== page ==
Elements of Copula Modeling with R


Copulas are multivariate distribution functions with standard uniform univariate margins. They are increasingly applied to modeling dependence among random variables in probabilistic and statistical models arising in fields such as risk management, actuarial science, insurance, finance, engineering, hydrology, climatology, meteorology, to name a few. The relatively recent enthusiasm for the use of copulas finds its origin in a representation theorem from 1959 due to Abe Sklar. This result suggests to view a multivariate distribution function as a coupling of its univariate margins by means of the underlying copula. Important consequences are, for example, that more flexible multivariate distributions can be constructed and that their statistical inference is simplified, especially in high dimensions.

About the book

The aim of this book is to introduce the main theoretical results about copulas and to show how statistical modeling of multivariate continuous distributions using copulas can be carried out in the R statistical environment using the package copula (among others). The book targets statisticians, actuaries, risk managers, engineers and environmental scientists alike, who would like to learn about the theory and practice of copula modeling with R without an overwhelming amount of mathematics.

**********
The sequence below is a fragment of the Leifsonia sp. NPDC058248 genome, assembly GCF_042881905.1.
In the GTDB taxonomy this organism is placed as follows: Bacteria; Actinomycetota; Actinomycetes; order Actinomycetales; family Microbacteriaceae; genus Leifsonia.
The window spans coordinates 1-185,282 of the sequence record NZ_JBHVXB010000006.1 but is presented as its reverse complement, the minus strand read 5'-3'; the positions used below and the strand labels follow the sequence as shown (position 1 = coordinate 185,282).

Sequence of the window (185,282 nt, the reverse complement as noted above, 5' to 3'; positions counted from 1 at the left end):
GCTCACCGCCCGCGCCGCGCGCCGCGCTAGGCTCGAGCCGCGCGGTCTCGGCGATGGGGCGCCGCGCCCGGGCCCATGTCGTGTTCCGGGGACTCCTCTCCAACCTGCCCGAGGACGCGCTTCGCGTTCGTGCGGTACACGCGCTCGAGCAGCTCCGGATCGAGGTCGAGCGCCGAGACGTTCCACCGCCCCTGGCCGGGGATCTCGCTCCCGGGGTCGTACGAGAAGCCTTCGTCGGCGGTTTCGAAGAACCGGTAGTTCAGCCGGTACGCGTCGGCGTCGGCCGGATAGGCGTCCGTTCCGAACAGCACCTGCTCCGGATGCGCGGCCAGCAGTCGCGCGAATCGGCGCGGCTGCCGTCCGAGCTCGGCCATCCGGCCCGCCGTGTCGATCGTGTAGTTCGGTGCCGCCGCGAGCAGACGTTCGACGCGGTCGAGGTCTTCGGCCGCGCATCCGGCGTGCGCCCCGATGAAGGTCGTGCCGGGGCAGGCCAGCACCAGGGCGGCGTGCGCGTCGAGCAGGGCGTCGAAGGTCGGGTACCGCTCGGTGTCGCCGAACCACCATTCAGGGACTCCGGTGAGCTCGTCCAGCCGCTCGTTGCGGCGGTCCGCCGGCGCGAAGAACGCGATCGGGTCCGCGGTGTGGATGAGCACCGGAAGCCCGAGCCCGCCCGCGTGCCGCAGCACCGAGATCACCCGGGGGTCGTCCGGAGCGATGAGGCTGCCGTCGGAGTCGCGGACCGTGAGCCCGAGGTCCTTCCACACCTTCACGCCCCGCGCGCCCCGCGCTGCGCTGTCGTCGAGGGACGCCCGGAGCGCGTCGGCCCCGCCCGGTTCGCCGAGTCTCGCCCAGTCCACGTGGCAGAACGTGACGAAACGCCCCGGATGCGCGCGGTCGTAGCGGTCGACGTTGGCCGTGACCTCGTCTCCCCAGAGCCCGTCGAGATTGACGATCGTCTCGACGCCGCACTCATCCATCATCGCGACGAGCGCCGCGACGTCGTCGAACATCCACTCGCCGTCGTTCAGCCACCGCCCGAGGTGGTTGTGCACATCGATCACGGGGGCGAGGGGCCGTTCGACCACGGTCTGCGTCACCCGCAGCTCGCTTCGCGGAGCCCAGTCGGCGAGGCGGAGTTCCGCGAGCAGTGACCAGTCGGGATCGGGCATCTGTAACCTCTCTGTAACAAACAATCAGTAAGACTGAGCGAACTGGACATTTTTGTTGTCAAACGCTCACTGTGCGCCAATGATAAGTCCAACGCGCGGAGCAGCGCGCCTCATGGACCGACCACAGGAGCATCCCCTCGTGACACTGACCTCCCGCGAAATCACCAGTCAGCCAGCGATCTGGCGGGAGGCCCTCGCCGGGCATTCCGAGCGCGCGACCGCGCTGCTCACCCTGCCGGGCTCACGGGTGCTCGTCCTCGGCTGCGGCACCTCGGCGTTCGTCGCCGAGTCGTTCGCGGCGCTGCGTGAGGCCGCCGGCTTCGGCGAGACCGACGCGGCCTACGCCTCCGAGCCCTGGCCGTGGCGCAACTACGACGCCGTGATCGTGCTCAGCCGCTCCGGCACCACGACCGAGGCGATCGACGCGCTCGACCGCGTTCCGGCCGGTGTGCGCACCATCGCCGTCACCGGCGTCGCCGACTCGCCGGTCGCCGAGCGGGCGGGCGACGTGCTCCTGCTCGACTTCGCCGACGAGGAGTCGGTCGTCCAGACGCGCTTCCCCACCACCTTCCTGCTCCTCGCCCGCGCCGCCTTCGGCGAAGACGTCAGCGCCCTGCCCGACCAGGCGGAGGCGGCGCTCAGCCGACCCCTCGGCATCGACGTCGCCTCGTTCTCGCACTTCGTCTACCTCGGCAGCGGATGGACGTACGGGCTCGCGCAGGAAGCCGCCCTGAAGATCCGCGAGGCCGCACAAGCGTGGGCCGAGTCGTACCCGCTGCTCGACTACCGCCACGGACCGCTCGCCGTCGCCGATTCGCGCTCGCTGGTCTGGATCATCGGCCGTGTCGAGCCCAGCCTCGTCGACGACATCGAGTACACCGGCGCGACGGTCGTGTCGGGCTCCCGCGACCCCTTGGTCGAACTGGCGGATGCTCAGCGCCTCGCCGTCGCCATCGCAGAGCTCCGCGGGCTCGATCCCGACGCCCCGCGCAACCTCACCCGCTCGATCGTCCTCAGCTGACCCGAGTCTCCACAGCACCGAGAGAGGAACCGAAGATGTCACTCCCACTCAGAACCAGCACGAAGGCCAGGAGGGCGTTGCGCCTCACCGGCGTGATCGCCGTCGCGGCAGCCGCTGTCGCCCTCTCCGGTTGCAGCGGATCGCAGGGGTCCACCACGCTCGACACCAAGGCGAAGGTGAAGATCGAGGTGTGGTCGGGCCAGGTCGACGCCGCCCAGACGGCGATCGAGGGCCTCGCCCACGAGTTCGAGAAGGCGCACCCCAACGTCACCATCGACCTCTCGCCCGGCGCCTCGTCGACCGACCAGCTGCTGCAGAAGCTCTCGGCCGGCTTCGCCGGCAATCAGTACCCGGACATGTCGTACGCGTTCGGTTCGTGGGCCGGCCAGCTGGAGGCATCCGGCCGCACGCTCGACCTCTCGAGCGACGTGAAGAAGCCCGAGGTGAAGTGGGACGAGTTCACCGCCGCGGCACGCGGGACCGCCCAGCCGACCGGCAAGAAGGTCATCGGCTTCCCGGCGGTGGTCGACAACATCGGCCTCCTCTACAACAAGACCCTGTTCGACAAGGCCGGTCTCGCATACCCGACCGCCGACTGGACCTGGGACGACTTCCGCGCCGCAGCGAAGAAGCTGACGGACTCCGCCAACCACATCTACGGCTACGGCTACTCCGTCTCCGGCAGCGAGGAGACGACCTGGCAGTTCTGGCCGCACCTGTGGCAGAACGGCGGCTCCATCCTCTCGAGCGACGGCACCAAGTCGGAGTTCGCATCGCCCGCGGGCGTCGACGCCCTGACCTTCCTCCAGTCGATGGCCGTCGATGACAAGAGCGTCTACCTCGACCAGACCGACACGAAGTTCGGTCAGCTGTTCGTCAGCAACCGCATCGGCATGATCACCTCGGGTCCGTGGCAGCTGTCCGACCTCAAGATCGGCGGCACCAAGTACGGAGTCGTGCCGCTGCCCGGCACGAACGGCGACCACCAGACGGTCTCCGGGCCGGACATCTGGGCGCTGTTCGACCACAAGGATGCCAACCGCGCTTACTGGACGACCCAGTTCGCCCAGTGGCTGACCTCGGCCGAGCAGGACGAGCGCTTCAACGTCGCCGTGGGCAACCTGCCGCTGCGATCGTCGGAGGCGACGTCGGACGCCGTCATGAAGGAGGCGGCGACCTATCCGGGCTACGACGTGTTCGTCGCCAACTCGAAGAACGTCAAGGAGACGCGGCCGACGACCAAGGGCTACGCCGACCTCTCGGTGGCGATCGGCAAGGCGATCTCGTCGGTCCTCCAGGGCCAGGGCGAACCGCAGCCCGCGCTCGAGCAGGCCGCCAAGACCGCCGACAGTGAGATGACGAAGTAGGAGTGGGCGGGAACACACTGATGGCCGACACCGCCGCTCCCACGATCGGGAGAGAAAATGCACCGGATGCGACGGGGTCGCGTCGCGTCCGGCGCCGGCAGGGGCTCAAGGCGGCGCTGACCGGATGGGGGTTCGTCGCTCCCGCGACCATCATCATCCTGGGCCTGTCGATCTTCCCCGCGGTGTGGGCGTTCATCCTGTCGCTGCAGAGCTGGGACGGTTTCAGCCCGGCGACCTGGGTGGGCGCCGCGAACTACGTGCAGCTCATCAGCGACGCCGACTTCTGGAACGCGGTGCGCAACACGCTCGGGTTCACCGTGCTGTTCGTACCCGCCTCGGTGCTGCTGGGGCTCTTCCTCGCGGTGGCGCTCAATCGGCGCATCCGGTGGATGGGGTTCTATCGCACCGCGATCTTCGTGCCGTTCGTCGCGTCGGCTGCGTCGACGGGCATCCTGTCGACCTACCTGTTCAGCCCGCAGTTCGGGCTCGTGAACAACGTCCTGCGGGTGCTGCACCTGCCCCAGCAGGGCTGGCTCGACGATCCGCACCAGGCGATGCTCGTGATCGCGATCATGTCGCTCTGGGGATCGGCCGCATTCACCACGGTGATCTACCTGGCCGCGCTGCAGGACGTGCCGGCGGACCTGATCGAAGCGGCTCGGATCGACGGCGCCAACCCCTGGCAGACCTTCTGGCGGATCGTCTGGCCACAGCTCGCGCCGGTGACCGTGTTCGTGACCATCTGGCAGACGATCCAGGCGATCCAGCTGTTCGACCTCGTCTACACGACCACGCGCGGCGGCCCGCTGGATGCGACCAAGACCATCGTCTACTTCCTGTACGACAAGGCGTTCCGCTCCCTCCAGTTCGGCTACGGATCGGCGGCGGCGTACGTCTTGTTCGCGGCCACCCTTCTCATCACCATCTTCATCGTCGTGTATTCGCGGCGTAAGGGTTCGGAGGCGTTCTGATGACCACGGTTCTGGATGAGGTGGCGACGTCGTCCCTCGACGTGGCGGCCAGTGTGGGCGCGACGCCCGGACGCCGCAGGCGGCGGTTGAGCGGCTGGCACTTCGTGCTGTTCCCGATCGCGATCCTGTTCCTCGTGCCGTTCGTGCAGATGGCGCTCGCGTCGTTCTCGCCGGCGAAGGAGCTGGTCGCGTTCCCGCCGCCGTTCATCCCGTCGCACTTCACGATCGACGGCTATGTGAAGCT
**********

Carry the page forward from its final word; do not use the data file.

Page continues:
In the spirit of other monographs in the Springer Use R! series, each chapter combines key theoretical definitions or results with illustrations in R. The book may also be used for teaching a course on copula modeling.

List of features

  • Offers a basic introduction to copulas and their main properties, along with the most important theoretical results.
  • Introduces the most widely used copula classes, their corresponding sampling procedures, along with selected copula transformations that are important for practical purposes.
  • Tackles the estimation of copulas from a parametric, semi-parametric and non-parametric perspective.
  • Discusses graphical diagnostics, statistical tests and model selection.
  • Addresses more advanced topics such as the handling of non-stationarity, serial dependence, filtering and ties.
  • Illustrates the presented concepts by stand-alone and reproducible R examples involving either synthetic or real data.